Google is rolling out a slew of aesthetic updates to Maps today, with a view towards better representing the natural landscape.
From today, you’ll start seeing clearer terrain, color gradations for forests and vegetation, and labels for large, natural land formations. This will include forests, deserts and mountain ranges, and will be included as default on the basemaps themselves.
By way of illustration, this is how Southern Asia looked before this information was reeled in:
…and this is how it looks after. The color gradients help highlight Pakistan’s deserts, Laos’ jungles and the mountain-laden Himalayas.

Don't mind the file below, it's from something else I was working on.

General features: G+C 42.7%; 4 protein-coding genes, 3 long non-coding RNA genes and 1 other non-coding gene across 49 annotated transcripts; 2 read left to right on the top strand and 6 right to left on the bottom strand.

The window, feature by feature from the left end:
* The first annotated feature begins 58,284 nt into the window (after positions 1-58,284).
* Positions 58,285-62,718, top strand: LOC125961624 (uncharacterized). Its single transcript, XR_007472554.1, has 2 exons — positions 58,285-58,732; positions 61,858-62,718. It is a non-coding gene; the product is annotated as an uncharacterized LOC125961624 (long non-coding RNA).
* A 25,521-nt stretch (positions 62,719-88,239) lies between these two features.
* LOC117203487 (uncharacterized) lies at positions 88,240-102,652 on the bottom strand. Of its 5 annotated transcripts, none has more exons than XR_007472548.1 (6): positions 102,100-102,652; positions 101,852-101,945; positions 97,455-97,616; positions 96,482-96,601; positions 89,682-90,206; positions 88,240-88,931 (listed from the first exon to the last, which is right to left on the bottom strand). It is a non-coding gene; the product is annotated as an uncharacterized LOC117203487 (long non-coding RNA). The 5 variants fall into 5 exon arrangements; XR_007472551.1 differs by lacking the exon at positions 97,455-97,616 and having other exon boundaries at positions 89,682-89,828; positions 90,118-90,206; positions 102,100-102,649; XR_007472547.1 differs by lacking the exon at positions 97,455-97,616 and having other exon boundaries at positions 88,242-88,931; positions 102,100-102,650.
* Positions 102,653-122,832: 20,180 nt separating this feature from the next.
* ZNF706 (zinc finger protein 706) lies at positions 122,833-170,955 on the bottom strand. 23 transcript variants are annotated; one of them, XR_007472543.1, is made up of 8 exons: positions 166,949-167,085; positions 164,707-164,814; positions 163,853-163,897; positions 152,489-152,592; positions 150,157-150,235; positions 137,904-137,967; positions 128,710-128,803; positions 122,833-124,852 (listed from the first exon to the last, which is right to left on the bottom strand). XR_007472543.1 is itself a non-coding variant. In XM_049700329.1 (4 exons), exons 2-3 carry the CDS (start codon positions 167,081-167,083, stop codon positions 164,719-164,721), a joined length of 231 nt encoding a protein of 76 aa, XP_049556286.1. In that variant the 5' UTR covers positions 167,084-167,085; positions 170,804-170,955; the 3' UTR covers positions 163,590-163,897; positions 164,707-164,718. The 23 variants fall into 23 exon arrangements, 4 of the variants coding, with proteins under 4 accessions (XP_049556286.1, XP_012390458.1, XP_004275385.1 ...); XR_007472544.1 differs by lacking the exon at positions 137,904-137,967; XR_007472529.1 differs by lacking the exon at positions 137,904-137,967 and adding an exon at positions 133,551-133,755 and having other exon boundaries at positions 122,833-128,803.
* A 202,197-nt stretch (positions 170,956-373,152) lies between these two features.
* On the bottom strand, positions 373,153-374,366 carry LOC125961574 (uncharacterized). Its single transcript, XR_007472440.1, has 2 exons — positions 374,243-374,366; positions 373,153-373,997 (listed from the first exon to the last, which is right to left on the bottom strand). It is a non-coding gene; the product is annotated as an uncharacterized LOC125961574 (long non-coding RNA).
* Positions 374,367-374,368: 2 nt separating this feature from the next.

In term of how labels are being used, here’s a ‘before and after’ snapshot of how Google’s basemap looks around the Amazon Basin. You probably knew roughly where it was, but maybe not exactly…
Earlier this week, we reported on Google’s efforts to conquer one of the world’s most majestic places: the Grand Canyon.
To help demonstrate the extent of its efforts to make Maps more complete, the Internet giant compiled a Street View of one of the few places in the world that no car, trike, or snowmobile has ever been before.
Certainly, this latest iteration goes some way towards making the maps “more complete”, and will better depict key differences not only between countries and continents, but also within smaller localized regions.